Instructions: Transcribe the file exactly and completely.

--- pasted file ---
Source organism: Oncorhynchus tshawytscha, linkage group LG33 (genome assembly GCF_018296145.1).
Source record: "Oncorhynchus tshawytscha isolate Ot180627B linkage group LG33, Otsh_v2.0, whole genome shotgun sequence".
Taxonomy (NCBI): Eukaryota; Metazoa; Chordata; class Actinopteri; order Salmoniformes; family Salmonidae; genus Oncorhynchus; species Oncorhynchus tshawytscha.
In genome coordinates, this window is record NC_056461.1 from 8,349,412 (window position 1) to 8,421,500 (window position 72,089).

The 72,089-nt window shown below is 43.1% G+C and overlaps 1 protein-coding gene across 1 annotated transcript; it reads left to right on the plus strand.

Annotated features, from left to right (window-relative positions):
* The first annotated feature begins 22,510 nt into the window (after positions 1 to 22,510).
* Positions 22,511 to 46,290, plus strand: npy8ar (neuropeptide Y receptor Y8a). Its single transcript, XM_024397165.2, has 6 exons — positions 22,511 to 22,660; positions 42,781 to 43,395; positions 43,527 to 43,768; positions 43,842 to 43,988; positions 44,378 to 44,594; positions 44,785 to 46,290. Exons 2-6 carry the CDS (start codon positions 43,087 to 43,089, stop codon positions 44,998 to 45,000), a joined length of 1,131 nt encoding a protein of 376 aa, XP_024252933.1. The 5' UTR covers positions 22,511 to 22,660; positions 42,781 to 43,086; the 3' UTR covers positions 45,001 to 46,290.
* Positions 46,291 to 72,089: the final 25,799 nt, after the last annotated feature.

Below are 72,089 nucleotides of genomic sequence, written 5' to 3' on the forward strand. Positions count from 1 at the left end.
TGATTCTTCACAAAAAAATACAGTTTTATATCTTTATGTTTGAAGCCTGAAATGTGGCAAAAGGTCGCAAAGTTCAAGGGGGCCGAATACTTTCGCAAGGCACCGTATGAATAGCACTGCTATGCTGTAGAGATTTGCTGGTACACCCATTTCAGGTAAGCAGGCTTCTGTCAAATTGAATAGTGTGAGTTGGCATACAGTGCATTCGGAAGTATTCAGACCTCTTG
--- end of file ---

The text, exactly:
Source organism: Oncorhynchus tshawytscha, linkage group LG33 (genome assembly GCF_018296145.1).
Source record: "Oncorhynchus tshawytscha isolate Ot180627B linkage group LG33, Otsh_v2.0, whole genome shotgun sequence".
Taxonomy (NCBI): Eukaryota; Metazoa; Chordata; class Actinopteri; order Salmoniformes; family Salmonidae; genus Oncorhynchus; species Oncorhynchus tshawytscha.
In genome coordinates, this window is record NC_056461.1 from 8,349,412 (window position 1) to 8,421,500 (window position 72,089).

The 72,089-nt window shown below is 43.1% G+C and overlaps 1 protein-coding gene across 1 annotated transcript; it reads left to right on the plus strand.

Annotated features, from left to right (window-relative positions):
* The first annotated feature begins 22,510 nt into the window (after positions 1 to 22,510).
* Positions 22,511 to 46,290, plus strand: npy8ar (neuropeptide Y receptor Y8a). Its single transcript, XM_024397165.2, has 6 exons — positions 22,511 to 22,660; positions 42,781 to 43,395; positions 43,527 to 43,768; positions 43,842 to 43,988; positions 44,378 to 44,594; positions 44,785 to 46,290. Exons 2-6 carry the CDS (start codon positions 43,087 to 43,089, stop codon positions 44,998 to 45,000), a joined length of 1,131 nt encoding a protein of 376 aa, XP_024252933.1. The 5' UTR covers positions 22,511 to 22,660; positions 42,781 to 43,086; the 3' UTR covers positions 45,001 to 46,290.
* Positions 46,291 to 72,089: the final 25,799 nt, after the last annotated feature.

Below are 72,089 nucleotides of genomic sequence, written 5' to 3' on the forward strand. Positions count from 1 at the left end.
TGATTCTTCACAAAAAAATACAGTTTTATATCTTTATGTTTGAAGCCTGAAATGTGGCAAAAGGTCGCAAAGTTCAAGGGGGCCGAATACTTTCGCAAGGCACCGTATGAATAGCACTGCTATGCTGTAGAGATTTGCTGGTACACCCATTTCAGGTAAGCAGGCTTCTGTCAAATTGAATAGTGTGAGTTGGCATACAGTGCATTCGGAAGTATTCAGACCTCTTG